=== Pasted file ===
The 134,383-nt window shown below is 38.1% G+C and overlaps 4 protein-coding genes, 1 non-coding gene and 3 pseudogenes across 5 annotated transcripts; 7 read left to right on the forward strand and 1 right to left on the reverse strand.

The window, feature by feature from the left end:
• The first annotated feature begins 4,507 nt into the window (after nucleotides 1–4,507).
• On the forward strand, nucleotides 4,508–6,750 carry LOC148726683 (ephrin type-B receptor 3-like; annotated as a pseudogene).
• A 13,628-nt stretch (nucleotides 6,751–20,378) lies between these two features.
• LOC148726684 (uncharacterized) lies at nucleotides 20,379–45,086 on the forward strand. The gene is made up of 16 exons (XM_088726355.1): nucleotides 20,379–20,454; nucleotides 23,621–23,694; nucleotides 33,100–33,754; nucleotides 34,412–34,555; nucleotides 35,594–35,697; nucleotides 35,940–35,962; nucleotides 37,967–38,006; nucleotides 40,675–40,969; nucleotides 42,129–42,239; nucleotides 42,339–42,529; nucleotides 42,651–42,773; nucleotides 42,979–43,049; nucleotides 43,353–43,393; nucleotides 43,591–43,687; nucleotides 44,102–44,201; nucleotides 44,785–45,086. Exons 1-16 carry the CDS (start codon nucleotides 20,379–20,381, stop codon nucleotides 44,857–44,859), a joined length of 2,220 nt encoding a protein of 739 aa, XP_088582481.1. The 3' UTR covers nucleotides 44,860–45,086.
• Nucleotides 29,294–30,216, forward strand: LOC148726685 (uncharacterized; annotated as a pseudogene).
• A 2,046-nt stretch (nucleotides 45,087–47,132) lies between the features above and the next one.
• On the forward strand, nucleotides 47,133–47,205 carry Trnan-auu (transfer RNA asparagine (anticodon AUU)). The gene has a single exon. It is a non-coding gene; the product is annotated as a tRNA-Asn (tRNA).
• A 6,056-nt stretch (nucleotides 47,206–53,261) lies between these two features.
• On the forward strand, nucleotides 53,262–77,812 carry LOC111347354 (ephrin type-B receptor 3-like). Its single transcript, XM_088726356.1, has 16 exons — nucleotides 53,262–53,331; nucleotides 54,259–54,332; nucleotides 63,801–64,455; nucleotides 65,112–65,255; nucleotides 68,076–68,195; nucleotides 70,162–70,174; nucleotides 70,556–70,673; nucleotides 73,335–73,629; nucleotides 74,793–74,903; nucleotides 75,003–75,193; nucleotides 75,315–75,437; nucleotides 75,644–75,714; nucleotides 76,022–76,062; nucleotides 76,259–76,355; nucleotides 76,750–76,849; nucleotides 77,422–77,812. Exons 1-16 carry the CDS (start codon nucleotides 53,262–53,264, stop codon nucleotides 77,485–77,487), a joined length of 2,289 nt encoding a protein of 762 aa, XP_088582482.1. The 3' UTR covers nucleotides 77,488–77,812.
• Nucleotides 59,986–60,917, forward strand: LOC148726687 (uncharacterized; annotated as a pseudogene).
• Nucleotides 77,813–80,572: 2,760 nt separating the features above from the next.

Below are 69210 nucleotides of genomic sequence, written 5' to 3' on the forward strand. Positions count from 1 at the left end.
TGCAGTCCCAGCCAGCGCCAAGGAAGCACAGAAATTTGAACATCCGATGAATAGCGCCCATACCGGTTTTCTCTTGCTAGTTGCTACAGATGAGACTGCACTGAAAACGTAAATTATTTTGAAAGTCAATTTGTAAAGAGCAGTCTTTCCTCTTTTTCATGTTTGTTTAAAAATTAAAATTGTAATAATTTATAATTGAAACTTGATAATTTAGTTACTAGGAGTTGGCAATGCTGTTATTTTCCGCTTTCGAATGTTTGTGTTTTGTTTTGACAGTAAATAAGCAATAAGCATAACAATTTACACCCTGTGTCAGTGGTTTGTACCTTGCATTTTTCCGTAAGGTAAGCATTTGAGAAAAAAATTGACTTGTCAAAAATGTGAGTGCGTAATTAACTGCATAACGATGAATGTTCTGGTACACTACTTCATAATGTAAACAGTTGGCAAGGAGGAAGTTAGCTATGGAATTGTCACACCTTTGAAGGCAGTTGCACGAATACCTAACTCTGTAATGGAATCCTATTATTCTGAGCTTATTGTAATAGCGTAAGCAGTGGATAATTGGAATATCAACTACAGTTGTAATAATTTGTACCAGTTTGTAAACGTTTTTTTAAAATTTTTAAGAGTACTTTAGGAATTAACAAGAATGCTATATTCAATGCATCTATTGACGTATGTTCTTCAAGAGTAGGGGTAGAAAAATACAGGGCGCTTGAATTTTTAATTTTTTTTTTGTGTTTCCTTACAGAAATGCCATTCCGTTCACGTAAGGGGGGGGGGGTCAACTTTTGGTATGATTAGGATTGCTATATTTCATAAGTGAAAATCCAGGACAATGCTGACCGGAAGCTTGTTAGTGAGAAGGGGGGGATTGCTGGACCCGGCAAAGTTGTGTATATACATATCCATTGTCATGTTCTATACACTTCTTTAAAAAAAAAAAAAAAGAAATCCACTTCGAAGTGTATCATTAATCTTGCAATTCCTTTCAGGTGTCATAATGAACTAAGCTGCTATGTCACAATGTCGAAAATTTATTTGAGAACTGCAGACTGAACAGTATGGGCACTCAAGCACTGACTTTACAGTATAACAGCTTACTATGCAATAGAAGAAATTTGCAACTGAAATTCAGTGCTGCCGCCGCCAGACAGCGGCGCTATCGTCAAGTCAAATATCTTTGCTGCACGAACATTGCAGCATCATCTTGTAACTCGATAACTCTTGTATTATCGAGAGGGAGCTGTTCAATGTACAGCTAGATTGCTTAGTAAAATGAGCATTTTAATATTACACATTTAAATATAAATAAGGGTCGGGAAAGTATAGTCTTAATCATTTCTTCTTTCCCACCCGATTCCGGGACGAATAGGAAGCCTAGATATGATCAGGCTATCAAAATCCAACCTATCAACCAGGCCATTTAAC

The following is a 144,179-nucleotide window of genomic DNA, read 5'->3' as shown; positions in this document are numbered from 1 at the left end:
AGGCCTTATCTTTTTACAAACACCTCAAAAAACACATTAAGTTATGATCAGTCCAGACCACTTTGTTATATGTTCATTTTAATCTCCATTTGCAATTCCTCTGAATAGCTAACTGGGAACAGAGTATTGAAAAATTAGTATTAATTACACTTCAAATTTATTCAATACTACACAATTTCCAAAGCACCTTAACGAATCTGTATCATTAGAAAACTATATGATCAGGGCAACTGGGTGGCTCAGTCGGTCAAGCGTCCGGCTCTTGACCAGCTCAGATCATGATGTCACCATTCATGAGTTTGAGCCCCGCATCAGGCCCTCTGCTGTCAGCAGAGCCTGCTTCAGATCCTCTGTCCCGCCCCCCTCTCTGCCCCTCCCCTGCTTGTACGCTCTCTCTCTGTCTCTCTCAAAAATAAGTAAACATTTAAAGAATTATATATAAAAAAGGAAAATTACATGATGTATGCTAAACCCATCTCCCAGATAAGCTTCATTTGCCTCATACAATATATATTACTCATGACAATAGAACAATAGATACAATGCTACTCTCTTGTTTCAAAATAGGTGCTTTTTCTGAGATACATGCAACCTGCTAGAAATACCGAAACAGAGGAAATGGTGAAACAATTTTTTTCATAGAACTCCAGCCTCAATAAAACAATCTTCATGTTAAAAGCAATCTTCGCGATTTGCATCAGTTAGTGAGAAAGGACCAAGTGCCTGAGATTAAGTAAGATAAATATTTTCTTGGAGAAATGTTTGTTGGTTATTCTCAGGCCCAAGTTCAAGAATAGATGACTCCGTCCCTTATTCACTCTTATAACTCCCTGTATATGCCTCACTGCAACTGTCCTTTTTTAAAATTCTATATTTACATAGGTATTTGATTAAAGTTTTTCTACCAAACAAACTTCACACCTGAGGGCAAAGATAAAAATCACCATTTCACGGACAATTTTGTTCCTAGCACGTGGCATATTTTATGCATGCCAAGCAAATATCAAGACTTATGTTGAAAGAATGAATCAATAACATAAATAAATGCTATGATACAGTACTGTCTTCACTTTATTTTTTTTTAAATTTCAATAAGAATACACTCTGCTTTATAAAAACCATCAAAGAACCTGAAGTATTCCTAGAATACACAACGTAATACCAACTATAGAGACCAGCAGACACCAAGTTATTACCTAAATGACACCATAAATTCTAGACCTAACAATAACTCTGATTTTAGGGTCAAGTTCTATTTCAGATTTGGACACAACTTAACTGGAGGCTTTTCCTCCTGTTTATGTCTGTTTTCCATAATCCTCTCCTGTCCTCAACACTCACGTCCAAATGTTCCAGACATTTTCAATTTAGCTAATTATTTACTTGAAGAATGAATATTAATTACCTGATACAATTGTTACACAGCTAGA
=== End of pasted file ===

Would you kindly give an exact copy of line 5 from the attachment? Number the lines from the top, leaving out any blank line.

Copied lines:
• A 13,628-nt stretch (nucleotides 6,751–20,378) lies between these two features.